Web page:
Ten Shots with Jay Scheffler of Ten Foot Polecats

By Georgetown Fats
December 2012

All things considered, this interview is long since overdue. Long before Georgetown Fats became an internationally-known pseudonym and blues critic through his work with the Boston Blues Society, capable of entertaining himself greatly by referring to himself sporadically in the 3rd person, Georgetown Fats was just a guy out with friends and family in search of a cold beer to help beat the heat of a hot and muggy summer day.

Having suffered greatly by being raised in a pro-Beatles household, I had long since embraced the sounds of Hound Dog Taylor metronome-abusive boogies, John Lee Hooker’s one chord trance-inducing shuffles and the sheer raw power of Howlin’ Wolf as my own personal musical revolution. As the microbrews began to multiply, it was hard not to notice that the band in front of me was laying down the sounds of Hound Dog, Hooker and Wolf with a punk-like fervor.

We left the microbrewery that day as fans of the Ten Foot Polecats and with copies of their self-produced EP Sterno Soup.

Over the years there have been many stories involving the band, the guys in the band, or the close-knit group of delinquent miscreants that seem to frequent a Ten Foot Polecats show - which will certainly keep a lot of us from running for public office – so, lacking a proper interview starting point which won’t jeopardize employment opportunities for any of the merry cast of characters, I will jump right into the interview with Jay Scheffler, vocalist and harp player for the Ten Foot Polecats.

Georgetown Fats - So where did it all start for you? What was the first moment or occurrence that made you want to play an instrument, and then who was the first artist who inspired you to sing?

Jay Scheffler of Ten Foot Polecats - Getting my own car! Once I started driving myself around and singing along to the radio without the worry that someone would hear me, I knew I wanted to sing for real.

Georgetown Fats - Explain to me the evolution of your blues sound. From a guy who convincingly sang in that Chicago Blues Style with a former band, your transition to North Mississippi Hill Country/Blues Punk was equally convincing. How did you get there?

Jay Scheffler of Ten Foot Polecats - Well, I’d always been into punk rock and the darker shades of blues, I just couldn’t find anyone else who wanted to do it until I got into a band with Jim (Chilson guitarist for Ten Foot Polecats) and Dave (Darling, original drummer for Ten Foot Polecats). Once I got to know them, I knew they could be corrupted! Jim was already a fan of The Stooges and hanging out with me; he was hearing Black Flag, Bad Brains, and a lot of other nutty stuff. At the same time, Jim and I were listening to the very different approach to electric blues that had come out of the Mississippi Hill Country and wanted to get some of that in our band. Finding this to be a hard sell, we were inspired to give up on the Chicago style and go after our own sound based on hill country blues and aggressive rock and roll. We were a little wild and wooly for the “traditional” blues crowd, but soon discovered that there was a small yet international scene that embraced what we were doing. This encouraged us to really go for it rather than tone it down to be more accepted by the regular blues crowd.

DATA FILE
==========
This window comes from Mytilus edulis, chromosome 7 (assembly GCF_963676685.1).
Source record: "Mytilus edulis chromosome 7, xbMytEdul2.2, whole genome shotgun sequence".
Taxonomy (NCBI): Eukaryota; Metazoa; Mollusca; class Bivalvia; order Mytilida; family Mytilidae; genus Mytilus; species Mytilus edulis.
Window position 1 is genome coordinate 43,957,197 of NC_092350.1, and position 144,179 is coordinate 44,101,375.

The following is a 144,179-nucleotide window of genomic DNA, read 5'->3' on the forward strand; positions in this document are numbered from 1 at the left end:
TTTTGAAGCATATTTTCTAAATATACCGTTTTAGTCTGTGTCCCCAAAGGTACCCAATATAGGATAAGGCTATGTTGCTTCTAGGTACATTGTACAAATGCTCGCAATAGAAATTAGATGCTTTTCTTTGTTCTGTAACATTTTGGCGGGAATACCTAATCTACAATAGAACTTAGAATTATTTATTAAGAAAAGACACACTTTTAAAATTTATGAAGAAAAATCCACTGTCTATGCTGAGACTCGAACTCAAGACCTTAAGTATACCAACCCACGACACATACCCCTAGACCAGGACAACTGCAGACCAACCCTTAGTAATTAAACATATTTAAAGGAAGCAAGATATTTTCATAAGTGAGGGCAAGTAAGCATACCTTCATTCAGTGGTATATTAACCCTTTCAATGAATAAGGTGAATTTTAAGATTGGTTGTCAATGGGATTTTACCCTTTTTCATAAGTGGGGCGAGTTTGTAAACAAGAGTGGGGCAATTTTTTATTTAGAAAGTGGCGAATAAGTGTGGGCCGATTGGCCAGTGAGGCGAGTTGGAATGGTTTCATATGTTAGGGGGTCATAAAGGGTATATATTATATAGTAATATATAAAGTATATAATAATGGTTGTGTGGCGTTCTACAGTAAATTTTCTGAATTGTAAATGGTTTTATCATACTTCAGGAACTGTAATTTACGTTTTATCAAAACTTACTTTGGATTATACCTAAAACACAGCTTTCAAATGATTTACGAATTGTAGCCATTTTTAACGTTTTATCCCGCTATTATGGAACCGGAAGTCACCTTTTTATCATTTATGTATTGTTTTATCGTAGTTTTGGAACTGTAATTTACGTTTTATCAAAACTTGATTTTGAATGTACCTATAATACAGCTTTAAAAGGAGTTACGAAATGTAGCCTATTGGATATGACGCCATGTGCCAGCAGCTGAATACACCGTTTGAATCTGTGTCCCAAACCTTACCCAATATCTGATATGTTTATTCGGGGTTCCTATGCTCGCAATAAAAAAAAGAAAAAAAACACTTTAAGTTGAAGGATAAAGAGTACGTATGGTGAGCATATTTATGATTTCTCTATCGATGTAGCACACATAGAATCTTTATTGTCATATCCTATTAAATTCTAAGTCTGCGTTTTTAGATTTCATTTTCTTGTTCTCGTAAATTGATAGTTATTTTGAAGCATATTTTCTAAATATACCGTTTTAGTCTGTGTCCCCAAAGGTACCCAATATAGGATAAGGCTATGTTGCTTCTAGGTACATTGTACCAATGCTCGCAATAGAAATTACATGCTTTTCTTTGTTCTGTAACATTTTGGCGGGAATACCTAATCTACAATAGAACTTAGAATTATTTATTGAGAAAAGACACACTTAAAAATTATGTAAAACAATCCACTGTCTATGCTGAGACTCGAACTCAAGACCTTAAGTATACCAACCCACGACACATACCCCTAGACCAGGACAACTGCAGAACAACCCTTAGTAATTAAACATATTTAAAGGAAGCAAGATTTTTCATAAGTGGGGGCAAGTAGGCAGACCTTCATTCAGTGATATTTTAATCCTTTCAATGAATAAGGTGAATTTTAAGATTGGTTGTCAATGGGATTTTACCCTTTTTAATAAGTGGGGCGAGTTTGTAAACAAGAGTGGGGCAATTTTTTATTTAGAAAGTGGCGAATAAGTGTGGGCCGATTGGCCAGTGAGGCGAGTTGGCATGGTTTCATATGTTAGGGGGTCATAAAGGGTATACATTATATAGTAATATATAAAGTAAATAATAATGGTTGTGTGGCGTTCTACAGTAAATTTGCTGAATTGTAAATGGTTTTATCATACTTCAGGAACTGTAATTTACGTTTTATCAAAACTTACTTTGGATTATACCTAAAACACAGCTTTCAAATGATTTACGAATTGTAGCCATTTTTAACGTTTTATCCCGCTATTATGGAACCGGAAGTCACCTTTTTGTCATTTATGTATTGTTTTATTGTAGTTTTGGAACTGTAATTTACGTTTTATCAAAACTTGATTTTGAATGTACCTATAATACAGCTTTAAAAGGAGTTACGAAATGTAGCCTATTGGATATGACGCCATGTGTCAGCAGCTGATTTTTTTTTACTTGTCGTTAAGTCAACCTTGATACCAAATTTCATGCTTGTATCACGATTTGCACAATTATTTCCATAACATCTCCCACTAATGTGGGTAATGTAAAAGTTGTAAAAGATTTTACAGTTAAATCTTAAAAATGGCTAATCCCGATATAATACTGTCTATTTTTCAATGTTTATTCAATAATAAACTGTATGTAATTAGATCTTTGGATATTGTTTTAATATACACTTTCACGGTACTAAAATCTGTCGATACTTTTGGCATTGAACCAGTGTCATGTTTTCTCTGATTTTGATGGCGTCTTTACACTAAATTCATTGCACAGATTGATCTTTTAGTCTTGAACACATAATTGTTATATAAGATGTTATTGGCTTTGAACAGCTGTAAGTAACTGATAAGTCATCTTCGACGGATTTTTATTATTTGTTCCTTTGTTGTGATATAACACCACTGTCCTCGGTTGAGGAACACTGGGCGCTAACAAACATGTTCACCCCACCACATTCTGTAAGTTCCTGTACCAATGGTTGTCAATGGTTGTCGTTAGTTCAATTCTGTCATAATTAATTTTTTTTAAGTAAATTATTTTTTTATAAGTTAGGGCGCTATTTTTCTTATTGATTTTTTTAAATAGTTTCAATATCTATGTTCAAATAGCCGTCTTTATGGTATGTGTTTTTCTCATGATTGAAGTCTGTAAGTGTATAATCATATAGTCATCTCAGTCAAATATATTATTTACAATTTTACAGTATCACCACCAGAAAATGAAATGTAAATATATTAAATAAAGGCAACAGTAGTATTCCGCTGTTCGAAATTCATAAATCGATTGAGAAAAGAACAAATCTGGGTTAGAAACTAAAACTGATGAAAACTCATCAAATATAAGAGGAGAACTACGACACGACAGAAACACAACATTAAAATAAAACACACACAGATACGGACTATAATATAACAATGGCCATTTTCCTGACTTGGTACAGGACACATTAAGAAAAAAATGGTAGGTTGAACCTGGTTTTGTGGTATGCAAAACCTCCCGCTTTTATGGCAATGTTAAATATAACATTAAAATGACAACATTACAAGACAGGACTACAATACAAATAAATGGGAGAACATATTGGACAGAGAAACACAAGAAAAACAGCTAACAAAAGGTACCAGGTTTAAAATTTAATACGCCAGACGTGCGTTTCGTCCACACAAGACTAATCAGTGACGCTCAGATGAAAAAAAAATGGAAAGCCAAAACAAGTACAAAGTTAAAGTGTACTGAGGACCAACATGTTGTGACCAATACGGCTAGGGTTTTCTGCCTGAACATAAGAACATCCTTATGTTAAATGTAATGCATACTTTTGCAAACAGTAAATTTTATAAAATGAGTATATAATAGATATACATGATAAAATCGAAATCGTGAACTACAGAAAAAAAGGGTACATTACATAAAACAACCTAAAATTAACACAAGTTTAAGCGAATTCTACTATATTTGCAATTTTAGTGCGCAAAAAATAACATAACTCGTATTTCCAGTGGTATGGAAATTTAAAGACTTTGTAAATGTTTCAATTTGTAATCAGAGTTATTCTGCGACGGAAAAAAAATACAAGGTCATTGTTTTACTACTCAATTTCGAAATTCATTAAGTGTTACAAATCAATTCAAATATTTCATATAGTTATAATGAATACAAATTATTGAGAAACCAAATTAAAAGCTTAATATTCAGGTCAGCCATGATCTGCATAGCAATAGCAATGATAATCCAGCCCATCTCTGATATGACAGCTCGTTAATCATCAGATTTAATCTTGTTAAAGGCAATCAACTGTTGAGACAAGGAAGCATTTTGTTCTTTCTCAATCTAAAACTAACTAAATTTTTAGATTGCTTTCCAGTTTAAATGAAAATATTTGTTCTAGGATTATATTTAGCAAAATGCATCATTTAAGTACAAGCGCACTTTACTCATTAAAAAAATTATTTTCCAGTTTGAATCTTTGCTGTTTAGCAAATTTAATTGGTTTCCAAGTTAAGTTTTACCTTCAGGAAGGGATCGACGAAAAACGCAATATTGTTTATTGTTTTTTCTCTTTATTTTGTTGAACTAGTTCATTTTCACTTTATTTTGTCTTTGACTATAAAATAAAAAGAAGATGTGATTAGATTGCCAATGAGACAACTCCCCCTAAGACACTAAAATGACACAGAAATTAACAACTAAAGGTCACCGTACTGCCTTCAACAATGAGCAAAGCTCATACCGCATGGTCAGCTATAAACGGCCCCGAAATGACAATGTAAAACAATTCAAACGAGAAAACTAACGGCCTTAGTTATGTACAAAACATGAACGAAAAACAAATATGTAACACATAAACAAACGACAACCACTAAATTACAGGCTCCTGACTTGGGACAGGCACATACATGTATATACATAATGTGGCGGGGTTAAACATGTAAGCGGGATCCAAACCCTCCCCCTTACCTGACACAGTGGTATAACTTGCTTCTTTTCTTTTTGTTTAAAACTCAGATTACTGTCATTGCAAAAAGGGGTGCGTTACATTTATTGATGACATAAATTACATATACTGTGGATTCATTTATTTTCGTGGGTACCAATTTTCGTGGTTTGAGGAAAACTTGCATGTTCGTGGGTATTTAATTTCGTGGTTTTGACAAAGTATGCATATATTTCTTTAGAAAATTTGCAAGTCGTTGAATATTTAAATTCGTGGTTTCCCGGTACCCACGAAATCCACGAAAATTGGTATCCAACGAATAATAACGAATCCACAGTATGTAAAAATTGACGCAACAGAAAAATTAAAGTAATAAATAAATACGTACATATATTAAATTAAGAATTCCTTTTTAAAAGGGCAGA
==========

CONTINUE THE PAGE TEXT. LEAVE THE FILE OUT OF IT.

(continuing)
Georgetown Fats - After the release of the critically acclaimed I Get Blamed for Everything I Do on the Hillgrass Bluebilly Entertainment Label, what is next? When are you doing a full length recording with Chad Rousseau on drums?

Jay Scheffler of Ten Foot Polecats - We just finished recording the follow-up and are having it mastered this Wednesday. Still gotta choose a title and cover art …

Georgetown Fats - Given the power of the Hillgrass Bluebilly Entertainment label and the supportiveness of “the Dirtyfoot Family”, how has HBE opened doors for The Ten Foot Polecats?

Jay Scheffler of Ten Foot Polecats - It helped us out and gave us kind of a head start when we toured behind the first album, having the Hillgrass stamp on it. Sort of like, “If Hillgrass believes in ‘em, maybe we should check ‘em out.” Helped us get booked into shows where we met other bands and fans that we now count among our good friends. They have booked us into shows that got us a lot of exposure and helped guide us as we toured unknown regions.

Georgetown Fats - Please understand the question is meant with a great deal more respect than it may carry, but it is one I have to ask in my own words. What fuels your continued passion about country blues and the dwindling juke scene to fight mass media and a somewhat dumbed-down contemporary pop blues sound by slugging it out with the Ten Foot Polecats?

Jay Scheffler of Ten Foot Polecats - The music we’re doing with TFPC is a very pure reflection of who we are and how we feel. I think it’s the best stuff I’ve been involved with. The love we get from fans both locally and around the country assures us that we’re doing the right thing. Having said that, If we do a show and get no reaction (has happened), we still feel exhilarated playing this stuff. If playing this style is wrong, I don’t wanna be right!